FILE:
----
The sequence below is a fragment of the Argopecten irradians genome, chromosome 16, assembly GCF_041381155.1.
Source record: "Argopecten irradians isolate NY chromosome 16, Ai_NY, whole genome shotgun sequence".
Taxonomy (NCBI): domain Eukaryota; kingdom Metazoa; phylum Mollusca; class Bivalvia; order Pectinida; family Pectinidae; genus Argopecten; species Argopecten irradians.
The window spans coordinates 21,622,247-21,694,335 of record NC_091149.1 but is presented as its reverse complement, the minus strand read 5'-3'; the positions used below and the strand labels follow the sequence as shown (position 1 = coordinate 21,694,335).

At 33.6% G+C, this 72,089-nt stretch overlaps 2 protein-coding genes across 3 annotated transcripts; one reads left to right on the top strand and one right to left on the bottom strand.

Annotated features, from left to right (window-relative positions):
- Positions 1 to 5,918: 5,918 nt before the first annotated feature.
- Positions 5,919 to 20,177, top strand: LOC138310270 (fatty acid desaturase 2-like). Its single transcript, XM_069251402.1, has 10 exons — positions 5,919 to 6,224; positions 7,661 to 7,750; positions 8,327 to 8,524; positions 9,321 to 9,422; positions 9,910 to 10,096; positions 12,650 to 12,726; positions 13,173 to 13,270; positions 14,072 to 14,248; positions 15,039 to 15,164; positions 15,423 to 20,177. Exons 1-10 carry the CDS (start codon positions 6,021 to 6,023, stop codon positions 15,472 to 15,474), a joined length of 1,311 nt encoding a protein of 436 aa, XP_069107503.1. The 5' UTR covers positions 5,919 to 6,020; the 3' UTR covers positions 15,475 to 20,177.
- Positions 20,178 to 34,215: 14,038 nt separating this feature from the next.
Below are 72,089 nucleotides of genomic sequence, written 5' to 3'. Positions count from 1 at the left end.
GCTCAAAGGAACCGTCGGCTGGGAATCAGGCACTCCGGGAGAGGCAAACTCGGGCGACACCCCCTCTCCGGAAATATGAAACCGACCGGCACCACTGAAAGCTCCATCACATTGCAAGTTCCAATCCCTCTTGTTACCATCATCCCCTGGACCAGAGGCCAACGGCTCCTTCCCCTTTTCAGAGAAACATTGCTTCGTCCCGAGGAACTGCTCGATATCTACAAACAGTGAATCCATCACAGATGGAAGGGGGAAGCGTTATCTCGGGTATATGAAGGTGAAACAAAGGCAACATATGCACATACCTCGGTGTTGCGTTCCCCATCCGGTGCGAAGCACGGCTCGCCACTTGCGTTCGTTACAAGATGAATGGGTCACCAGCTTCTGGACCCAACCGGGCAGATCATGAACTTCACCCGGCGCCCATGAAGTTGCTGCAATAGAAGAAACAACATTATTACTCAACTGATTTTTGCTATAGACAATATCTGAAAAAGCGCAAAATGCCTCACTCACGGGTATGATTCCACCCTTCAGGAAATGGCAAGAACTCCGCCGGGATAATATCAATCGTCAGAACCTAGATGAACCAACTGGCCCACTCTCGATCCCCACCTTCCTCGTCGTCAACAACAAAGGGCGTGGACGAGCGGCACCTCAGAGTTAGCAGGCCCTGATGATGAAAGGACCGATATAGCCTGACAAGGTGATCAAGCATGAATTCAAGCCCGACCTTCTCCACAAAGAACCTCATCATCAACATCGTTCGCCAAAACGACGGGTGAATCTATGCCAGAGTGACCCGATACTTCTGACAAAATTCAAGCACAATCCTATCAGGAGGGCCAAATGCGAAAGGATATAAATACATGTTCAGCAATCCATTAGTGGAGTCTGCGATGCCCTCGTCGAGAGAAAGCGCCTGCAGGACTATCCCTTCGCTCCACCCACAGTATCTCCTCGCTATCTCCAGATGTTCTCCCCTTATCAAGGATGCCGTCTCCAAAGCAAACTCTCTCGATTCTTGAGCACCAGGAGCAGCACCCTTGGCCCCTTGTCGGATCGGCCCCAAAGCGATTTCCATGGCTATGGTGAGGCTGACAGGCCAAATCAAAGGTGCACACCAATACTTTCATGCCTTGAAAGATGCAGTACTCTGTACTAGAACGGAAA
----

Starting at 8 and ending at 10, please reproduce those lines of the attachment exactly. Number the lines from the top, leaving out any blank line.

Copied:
- Positions 5,919 to 20,177, top strand: LOC138310270 (fatty acid desaturase 2-like). Its single transcript, XM_069251402.1, has 10 exons — positions 5,919 to 6,224; positions 7,661 to 7,750; positions 8,327 to 8,524; positions 9,321 to 9,422; positions 9,910 to 10,096; positions 12,650 to 12,726; positions 13,173 to 13,270; positions 14,072 to 14,248; positions 15,039 to 15,164; positions 15,423 to 20,177. Exons 1-10 carry the CDS (start codon positions 6,021 to 6,023, stop codon positions 15,472 to 15,474), a joined length of 1,311 nt encoding a protein of 436 aa, XP_069107503.1. The 5' UTR covers positions 5,919 to 6,020; the 3' UTR covers positions 15,475 to 20,177.
- Positions 20,178 to 34,215: 14,038 nt separating this feature from the next.
Below are 72,089 nucleotides of genomic sequence, written 5' to 3'. Positions count from 1 at the left end.